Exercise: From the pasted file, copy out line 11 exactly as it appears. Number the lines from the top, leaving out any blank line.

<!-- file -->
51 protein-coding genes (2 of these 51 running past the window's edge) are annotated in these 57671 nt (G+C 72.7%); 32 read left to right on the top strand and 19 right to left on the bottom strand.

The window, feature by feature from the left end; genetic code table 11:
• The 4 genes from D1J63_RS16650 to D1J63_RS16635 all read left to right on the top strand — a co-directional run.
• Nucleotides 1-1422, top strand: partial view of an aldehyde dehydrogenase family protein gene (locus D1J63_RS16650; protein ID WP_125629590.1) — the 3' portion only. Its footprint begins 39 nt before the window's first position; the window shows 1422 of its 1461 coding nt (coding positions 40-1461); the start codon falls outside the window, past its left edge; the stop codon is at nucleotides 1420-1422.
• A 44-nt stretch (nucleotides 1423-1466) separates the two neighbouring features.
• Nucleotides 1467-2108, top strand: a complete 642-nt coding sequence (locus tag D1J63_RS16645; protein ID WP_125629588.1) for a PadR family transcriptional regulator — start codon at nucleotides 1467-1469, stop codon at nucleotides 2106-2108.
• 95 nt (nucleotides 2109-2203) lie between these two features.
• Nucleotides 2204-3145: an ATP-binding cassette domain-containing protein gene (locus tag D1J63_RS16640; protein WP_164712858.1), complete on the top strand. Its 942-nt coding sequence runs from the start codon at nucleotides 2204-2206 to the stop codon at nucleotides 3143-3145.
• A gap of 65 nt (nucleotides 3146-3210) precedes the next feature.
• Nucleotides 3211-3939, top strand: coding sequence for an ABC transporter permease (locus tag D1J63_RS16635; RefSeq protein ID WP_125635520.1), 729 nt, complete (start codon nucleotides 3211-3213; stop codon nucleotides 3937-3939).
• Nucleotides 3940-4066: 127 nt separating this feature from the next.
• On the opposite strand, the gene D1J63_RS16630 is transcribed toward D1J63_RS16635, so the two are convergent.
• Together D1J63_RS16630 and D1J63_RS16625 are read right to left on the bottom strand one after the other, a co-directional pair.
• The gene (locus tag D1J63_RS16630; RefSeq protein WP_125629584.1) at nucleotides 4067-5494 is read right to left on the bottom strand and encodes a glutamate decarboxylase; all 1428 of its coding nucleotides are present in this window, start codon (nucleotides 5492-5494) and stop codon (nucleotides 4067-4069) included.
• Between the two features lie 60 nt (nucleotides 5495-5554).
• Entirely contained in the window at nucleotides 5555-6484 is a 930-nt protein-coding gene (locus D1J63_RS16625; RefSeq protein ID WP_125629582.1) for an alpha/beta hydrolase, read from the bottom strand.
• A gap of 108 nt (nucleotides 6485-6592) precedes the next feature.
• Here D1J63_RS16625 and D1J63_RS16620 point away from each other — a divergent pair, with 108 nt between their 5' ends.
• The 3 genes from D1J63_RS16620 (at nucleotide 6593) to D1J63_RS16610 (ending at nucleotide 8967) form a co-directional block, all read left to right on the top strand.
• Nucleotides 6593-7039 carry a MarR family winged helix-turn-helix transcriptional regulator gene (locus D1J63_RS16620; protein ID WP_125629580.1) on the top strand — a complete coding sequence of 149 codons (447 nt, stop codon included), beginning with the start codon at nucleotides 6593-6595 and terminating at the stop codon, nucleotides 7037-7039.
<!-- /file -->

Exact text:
• Nucleotides 3940-4066: 127 nt separating this feature from the next.